Crooks these days. They’re nothing if not adaptable.
Have you seen the number of work-at-home “jobs” being offered on the Internet these days? They know what’s up. A lot of people are losing their jobs and are looking for something new. And it’s a great American tradition—recession (or depression) takes your job, start your own business!
However, the fact is that most people don’t have the right kind of entrepreneurial “spark” needed to start a successful business venture. It takes a certain kind of grit, a deep belief in yourself and your “product,” the ability to hold your head high when faced with failure (and to learn from that failure and move on, instead of taking it personally and wallowing in it), and the kind of positive attitude that, frankly, tends to get obliterated when you’re worrying about how you’re going to pay the mortgage next week.
Let’s face it: starting your own business is way, way tougher than working for someone else. How many times have you seen someone start their own little store because they were “tired of working 40 hours a week,” and you check out their new digs and they’ve got no clear vision for their business, they’re trying to be everything to everyone, and they’re only open five or six hours per day because they’re trying to make owning a business easier than working for someone else? How long did they last?
And I think most of us, deep down, know that. “I’d love to work for myself, but yeesh! 18 hour days, seven days a week?” It’s okay to admit that you’re not a natural born entrepreneur (can you become one? Of course. You can become anything you intend). But most of us know—it is a path of great resistance.
Send in the Work-at-Home-Scam Clowns.
They sound great, don’t they? Stay at home, do some menial task that takes ten minutes, and let “the power of the Internet” (or something) do the rest. You’ll have so many Porsches by this time next year, you won’t know what to do with them all!
Of course I’m going to tell you they’re all completely full of baloney. Nobody is going to pay you hundreds of thousands of dollars per year for nothing.
“Oh, but they’re not paying you,” you’ll say. “You’re starting your own business!”
Well, at best you’re going to pay them a large amount of money for a “startup kit,” fees, or other such bull. You’re not going to assemble kits at home, you’re not going to enter any data, and you’re not going to get paid to stuff envelopes. You’re going to get ripped off.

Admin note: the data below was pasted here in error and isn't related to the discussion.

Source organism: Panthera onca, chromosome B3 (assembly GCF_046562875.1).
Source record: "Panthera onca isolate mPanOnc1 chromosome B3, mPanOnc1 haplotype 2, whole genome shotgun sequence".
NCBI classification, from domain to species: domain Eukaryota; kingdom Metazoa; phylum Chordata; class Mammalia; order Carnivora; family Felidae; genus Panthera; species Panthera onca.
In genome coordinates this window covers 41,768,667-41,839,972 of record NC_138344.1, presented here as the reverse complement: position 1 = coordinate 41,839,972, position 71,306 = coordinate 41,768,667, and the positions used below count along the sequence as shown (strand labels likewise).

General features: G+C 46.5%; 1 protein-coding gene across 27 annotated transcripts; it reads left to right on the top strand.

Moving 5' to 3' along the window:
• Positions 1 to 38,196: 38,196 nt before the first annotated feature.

Fraud.org (run by the National Consumers League) has a great article called “Tips for Avoiding Work-at-Home Scams.” I would recommend you take a few minutes to read the entire article, but the following is a summary of their tips:
- Know who you’re dealing with
- Don’t believe that you can make big profits easily
- Be cautious about emails offering work-at-home opportunities (real companies do not recruit in this way. Ever)
- Get all the details before you pay
- Find out if there is really a market for your work
- Get references for other people who are doing the work
- Be aware of legal requirements (medical billing requires a license, for example)
- Know the refund policy
- Be wary of offers to send you an “advance” on your “pay”
- Do your own research about work-at-home opportunities
I would amend that fourth tip slightly: just don’t ever pay someone else to work for them.
About.com also has a nice article on this topic: “Work at Home Scams.” I’d suggest you read this as well.
Finally, never, ever trust the phrase, “Other work at home sites are scams, but I found one that isn’t!” There are tons of fake blogs out there. I even found one by searching for “work at home scams.” It had a whole article, possibly culled from a trusted news source, about avoiding these traps. It claimed to be an article from a newspaper in Cleveland. As you read, you suddenly find you’ve been eased into a sales pitch about how “this one isn’t a scam!”
Do they need to make it any more obvious?